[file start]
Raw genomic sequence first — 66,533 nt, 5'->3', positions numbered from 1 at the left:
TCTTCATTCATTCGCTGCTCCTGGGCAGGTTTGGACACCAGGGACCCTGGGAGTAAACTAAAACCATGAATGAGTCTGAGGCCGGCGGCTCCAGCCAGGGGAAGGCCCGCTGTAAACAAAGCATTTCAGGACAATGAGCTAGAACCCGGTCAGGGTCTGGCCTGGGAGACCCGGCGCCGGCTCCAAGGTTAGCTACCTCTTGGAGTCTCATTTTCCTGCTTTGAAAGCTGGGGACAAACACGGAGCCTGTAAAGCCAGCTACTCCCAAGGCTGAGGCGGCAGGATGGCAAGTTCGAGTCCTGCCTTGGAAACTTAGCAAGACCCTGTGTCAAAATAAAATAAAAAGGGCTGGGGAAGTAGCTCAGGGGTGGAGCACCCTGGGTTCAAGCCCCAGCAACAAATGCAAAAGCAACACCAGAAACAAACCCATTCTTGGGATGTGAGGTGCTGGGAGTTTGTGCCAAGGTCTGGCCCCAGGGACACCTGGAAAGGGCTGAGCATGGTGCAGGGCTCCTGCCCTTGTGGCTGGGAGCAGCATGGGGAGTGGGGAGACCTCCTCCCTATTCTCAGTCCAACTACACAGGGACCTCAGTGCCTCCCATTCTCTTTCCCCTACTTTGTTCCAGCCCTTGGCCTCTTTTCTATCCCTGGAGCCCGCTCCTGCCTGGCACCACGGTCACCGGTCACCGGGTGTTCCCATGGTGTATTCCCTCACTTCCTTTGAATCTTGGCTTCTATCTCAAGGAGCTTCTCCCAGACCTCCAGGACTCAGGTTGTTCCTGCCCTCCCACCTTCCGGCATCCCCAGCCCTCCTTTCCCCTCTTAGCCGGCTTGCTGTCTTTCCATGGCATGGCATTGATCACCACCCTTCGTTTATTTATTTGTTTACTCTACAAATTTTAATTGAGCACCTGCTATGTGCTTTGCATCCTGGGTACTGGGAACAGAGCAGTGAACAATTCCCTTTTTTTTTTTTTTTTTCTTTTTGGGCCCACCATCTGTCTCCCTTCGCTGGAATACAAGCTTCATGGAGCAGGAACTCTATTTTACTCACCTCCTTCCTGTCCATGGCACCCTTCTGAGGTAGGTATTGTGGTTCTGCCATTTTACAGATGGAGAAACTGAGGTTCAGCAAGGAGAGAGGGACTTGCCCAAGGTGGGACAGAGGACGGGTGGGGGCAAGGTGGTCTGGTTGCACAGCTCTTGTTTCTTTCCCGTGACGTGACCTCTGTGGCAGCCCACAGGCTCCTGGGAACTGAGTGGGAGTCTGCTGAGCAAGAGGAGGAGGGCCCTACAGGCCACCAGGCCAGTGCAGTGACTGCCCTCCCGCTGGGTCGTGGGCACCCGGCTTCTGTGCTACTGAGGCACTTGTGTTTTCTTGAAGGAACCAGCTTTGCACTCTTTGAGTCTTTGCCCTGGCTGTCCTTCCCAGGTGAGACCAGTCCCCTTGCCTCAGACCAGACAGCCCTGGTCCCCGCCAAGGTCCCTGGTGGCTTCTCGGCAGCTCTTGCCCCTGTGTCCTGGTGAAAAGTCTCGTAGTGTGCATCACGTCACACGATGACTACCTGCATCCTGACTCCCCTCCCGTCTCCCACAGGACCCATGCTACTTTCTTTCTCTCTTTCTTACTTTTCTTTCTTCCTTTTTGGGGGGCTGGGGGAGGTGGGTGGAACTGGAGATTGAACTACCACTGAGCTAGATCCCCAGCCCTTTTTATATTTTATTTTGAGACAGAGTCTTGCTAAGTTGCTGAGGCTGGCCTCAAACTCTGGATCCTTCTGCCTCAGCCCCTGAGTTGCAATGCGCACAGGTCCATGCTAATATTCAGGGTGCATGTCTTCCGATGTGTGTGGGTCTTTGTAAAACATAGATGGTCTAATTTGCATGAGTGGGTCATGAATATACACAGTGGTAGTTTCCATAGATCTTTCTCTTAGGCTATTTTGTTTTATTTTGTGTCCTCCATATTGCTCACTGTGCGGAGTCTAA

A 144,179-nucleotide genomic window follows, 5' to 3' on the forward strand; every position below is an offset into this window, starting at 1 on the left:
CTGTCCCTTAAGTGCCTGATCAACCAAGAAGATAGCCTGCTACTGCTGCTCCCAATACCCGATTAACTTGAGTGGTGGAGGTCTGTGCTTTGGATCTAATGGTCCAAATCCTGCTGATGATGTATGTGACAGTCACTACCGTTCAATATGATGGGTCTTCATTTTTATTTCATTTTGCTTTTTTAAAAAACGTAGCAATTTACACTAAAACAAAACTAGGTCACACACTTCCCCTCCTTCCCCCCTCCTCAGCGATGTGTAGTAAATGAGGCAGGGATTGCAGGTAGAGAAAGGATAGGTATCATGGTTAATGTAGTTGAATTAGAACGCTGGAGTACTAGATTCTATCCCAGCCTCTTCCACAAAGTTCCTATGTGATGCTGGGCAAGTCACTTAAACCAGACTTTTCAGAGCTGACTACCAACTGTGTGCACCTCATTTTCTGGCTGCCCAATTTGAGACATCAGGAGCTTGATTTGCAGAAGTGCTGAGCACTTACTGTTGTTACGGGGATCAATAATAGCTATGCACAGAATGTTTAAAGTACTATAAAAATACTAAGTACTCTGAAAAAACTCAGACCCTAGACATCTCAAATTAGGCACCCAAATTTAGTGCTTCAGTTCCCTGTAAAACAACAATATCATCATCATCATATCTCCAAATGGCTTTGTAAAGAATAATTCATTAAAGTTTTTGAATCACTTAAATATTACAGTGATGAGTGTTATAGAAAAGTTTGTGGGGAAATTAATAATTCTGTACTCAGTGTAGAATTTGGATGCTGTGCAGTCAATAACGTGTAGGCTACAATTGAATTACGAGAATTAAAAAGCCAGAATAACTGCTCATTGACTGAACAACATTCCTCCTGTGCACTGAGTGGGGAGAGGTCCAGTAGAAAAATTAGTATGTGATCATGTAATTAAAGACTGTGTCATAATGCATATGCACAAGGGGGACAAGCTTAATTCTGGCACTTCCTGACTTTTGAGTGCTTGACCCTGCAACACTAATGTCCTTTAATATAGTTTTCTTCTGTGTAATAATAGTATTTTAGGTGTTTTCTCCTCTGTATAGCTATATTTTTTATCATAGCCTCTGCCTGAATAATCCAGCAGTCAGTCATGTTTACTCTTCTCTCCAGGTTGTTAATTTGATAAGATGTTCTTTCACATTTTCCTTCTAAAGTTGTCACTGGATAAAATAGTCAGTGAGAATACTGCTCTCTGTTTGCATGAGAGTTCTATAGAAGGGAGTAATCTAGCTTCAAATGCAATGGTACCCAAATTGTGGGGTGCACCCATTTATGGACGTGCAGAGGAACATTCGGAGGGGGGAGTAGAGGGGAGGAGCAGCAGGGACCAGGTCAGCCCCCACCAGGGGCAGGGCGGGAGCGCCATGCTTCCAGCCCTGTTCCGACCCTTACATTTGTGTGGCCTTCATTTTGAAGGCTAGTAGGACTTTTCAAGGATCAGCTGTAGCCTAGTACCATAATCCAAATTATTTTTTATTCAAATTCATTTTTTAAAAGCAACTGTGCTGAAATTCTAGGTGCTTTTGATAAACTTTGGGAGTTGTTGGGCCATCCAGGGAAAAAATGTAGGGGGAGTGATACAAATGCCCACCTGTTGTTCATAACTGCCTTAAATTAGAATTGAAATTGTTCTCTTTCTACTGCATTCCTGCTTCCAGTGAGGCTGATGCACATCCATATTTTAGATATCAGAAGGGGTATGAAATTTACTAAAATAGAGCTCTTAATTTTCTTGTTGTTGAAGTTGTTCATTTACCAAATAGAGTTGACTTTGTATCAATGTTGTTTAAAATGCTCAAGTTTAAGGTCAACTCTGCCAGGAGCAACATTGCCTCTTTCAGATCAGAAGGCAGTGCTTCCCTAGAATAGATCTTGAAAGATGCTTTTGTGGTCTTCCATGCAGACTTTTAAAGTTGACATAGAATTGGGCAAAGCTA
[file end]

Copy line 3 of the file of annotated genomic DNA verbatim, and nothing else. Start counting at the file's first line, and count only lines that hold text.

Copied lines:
A 144,179-nucleotide genomic window follows, 5' to 3' on the forward strand; every position below is an offset into this window, starting at 1 on the left: